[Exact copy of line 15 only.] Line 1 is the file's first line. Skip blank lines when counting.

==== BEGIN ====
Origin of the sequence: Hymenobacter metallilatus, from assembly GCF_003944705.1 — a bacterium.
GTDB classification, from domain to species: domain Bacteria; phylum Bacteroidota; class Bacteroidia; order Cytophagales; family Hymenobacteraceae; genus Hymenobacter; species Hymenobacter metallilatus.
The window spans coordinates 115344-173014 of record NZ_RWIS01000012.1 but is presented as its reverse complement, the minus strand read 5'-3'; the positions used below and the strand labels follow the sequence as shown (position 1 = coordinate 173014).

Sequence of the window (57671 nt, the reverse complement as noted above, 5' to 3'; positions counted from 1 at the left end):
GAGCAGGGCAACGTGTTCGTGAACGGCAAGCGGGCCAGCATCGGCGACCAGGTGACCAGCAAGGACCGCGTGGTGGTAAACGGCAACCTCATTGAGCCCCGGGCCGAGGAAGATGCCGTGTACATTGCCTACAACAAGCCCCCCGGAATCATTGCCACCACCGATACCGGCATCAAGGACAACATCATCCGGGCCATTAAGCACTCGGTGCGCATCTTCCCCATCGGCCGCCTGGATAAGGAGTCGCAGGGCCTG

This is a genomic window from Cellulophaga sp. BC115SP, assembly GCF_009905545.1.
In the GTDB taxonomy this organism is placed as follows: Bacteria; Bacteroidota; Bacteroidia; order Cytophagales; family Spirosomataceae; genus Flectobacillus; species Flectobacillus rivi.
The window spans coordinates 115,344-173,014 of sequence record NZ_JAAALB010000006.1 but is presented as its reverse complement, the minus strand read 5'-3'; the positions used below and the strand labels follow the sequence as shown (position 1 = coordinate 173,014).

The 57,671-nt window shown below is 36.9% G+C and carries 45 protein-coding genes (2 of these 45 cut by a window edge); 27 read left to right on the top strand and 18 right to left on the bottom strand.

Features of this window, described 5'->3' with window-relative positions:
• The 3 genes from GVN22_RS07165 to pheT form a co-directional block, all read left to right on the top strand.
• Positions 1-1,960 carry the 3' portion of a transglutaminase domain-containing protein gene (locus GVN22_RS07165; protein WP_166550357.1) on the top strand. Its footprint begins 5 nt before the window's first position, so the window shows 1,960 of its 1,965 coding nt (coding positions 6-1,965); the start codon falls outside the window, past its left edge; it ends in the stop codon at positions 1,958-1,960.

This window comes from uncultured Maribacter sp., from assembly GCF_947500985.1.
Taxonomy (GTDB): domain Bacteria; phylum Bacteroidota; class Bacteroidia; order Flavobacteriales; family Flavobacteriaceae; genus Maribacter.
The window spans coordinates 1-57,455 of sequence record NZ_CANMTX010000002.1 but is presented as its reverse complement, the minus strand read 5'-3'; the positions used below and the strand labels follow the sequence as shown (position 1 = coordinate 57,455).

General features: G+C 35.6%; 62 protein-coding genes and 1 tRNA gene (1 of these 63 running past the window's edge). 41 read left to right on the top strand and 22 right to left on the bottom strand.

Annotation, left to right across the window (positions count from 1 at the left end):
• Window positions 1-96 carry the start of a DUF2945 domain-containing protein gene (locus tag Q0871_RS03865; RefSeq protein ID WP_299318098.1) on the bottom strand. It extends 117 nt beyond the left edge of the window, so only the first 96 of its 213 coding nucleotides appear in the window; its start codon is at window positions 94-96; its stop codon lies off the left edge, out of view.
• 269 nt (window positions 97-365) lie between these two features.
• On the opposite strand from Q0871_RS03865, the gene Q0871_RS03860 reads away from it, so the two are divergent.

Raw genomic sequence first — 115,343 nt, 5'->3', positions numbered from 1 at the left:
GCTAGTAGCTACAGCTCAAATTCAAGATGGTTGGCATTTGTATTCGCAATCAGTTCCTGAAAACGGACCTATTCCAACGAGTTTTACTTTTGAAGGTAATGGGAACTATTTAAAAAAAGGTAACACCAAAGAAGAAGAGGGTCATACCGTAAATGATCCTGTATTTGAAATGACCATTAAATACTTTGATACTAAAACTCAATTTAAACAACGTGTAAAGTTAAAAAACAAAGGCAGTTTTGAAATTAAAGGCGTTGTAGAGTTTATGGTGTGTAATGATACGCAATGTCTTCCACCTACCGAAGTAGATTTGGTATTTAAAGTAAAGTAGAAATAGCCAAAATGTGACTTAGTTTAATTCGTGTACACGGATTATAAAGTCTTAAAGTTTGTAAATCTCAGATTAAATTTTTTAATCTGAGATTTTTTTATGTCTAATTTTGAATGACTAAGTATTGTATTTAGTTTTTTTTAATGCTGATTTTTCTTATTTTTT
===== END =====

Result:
The window spans coordinates 1-57,455 of sequence record NZ_CANMTX010000002.1 but is presented as its reverse complement, the minus strand read 5'-3'; the positions used below and the strand labels follow the sequence as shown (position 1 = coordinate 57,455).